|Publication number||US6200548 B1|
|Application number||US 08/910,152|
|Publication date||Mar 13, 2001|
|Filing date||Aug 13, 1997|
|Priority date||May 18, 1990|
|Also published as||CA2042722A1, CA2042722C, CN1055414C, CN1056634A, DE69104264D1, DE69104264T2, DE69104264T3, EP0458745A1, EP0458745B1, EP0458745B2, US5711933, US5840275, US5863520, US6123922, US6139818, US20040126322|
|Publication number||08910152, 910152, US 6200548 B1, US 6200548B1, US-B1-6200548, US6200548 B1, US6200548B1|
|Inventors||Daniel Bichon, Philippe Bussat, Michel Schneider|
|Original Assignee||Bracco International B.V.|
|Export Citation||BiBTeX, EndNote, RefMan|
|Patent Citations (22), Non-Patent Citations (8), Referenced by (48), Classifications (18), Legal Events (5)|
|External Links: USPTO, USPTO Assignment, Espacenet|
This application is a division of earlier application Ser. No. 08/288,550 filed Aug. 10, 1994, now U.S. Pat. No. 5,711,933, which in turn is a division of application Ser. No. 08/033,435 filed Mar. 18, 1993, abandoned, which in turn is a division of application Ser. No. 07/695,343 filed May 3, 1991, abandoned.
The present invention concerns air or gas filled microcapsules or microballoons enclosed by an organic polymer envelope which can be dispersed or suspended in aqueous media and used in this form for oral, rectal and urethral applications or for injection into living beings, for instance for the purpose of ultrasonic echography and other medical applications.
The invention also comprises a method for making said microballoons in the dry state, the latter being instantly dispersible in an aqueous liquid carrier to give suspensions with improved properties over existing similar products. Hence, suspensions of the microballoons in a carrier liquid ready for administration are also part of the invention.
It is well known that microbodies or microglobules of air or a gas, e.g. microspheres like microbubbles or microballoons, suspended in a liquid are exceptionally efficient ultrasound reflectors for echography. In this disclosure the term of “microbubble” specifically designates air or gas microspheres in suspension in a carrier liquid which generally result from the introduction therein of air or a gas in divided form, the liquid preferably also containing surfactants or tensides to control the surface properties and the stability of the bubbles. In the microbubbles, the gas to liquid interface essentially comprises loosely bound molecules of the carrier liquid. The term of “microcapsule” or “microballoon” designates preferably air or gas bodies with a material boundary or envelope of molecules other than that of the carrier liquid, i.e. a polymer membrane wall. Both microbubbles and microballoons are useful as ultrasonic contrast agents. For instance injecting into the bloodstream of living bodies suspensions of gas microbubbles or microballoons (in the range of 0.5 to 10 μm) in a carrier liquid will strongly reinforce ultrasonic echography imaging, thus aiding in the visualization of internal organs. Imaging of vessels and internal organs can strongly help in medical diagnosis, for instance for the detection of cardiovascular and other diseases.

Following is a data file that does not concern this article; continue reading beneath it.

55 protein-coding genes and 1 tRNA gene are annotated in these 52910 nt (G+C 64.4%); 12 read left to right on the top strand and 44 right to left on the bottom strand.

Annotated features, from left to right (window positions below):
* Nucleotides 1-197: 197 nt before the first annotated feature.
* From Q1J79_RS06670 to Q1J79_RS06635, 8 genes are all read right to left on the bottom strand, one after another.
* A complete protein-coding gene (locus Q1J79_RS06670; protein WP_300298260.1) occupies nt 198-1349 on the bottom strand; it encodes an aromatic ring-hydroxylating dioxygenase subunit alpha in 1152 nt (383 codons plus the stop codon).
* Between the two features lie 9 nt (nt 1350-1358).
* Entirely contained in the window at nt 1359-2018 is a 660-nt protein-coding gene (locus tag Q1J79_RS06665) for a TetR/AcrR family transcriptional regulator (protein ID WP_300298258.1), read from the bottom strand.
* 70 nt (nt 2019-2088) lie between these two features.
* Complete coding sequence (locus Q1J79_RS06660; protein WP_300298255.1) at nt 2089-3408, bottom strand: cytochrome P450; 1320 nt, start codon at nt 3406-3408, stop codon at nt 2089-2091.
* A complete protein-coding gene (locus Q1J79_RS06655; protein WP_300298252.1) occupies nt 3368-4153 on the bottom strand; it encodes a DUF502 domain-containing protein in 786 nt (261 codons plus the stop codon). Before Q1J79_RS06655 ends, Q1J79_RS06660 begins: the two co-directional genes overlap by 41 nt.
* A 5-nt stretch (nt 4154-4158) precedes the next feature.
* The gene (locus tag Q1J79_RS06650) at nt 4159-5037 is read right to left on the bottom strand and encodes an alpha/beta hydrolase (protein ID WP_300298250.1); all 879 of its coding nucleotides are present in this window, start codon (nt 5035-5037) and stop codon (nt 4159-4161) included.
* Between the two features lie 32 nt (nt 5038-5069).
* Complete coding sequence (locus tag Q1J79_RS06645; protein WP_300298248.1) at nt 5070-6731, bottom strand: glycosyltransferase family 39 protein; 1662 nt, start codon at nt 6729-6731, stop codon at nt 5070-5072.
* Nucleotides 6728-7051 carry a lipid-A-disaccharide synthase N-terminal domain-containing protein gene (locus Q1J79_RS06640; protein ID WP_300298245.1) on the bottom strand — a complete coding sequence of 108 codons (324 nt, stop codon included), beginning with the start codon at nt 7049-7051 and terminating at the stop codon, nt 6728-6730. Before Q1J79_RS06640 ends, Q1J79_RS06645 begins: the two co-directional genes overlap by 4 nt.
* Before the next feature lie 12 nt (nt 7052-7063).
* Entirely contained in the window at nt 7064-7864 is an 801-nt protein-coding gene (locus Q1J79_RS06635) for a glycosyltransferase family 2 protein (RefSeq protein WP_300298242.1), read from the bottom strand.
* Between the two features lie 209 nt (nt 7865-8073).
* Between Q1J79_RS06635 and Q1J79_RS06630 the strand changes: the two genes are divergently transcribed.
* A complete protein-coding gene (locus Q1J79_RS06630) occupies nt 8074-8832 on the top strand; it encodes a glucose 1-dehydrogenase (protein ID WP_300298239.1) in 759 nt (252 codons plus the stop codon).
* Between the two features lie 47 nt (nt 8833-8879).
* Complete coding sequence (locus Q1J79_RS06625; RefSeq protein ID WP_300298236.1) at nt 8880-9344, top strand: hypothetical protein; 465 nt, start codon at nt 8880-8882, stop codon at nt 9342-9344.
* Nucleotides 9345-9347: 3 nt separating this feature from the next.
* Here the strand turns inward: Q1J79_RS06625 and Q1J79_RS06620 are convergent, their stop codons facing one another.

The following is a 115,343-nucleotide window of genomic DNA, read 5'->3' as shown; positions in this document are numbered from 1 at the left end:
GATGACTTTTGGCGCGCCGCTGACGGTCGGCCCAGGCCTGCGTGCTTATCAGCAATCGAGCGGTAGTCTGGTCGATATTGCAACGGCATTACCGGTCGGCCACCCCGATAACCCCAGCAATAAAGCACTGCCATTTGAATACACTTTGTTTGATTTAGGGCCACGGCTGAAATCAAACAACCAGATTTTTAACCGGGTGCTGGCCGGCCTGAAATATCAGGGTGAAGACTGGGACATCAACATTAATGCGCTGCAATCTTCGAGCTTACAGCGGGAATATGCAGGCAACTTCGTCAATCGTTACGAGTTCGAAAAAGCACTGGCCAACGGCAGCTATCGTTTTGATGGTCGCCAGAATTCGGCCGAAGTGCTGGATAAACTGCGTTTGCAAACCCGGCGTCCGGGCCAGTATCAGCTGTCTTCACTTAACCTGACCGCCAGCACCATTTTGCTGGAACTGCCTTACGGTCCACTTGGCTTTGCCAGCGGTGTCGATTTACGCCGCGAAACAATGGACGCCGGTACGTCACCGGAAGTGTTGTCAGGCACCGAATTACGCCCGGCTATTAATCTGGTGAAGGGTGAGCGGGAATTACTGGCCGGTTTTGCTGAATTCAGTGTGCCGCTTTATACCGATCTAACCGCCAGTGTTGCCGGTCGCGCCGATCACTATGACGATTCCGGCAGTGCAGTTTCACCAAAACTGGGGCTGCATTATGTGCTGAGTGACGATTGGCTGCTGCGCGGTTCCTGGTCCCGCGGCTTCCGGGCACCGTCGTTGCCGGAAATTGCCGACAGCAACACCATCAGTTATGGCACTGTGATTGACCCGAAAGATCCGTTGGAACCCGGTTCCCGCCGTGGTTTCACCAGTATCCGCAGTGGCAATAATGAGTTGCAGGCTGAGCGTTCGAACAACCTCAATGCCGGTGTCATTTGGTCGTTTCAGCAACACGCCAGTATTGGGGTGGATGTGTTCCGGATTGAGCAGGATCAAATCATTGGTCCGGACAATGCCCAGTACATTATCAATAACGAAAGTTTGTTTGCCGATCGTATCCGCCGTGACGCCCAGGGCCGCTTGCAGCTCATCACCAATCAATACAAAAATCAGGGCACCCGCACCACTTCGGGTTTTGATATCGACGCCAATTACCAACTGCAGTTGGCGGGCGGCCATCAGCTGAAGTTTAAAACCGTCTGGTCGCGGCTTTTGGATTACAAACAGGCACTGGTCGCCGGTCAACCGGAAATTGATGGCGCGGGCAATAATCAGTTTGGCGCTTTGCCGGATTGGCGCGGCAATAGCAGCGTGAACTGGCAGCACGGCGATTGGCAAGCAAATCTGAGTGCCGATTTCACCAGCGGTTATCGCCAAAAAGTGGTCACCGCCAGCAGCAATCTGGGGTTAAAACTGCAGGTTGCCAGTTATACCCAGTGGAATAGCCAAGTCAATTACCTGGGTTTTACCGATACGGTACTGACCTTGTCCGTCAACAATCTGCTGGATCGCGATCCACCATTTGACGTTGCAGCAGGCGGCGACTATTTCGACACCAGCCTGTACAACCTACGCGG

The formation of suspensions of microbubbles in an injectable liquid carrier suitable for echography can be produced by the release of a gas dissolved under pressure in this liquid, or by a chemical reaction generating gaseous products, or by admixing with the liquid soluble or insoluble solids containing air or gas trapped or adsorbed therein.
For instance, in U.S. Pat. No. 4,446,442 (Schering), there are disclosed a series of different techniques for producing suspensions of gas microbubbles in a sterilized injectable liquid carrier using (a) a solution of a tenside (surfactant) in a carrier liquid (aqueous) and (b) a solution of a viscosity enhancer as stabilizer. For generating the bubbles, the techniques disclosed there include forcing at high velocity a mixture of (a), (b) and air through a small aperture; or injecting (a) into (b) shortly before use together with a physiologically acceptable gas; or adding an acid to (a) and a carbonate to (b), both components being mixed together just before use and the acid reacting with the carbonate to generate CO2 bubbles; or adding an over-pressurized gas to a mixture of (a) and (b) under storage, said gas being released into microbubbles at the time when the mixture is used for injection.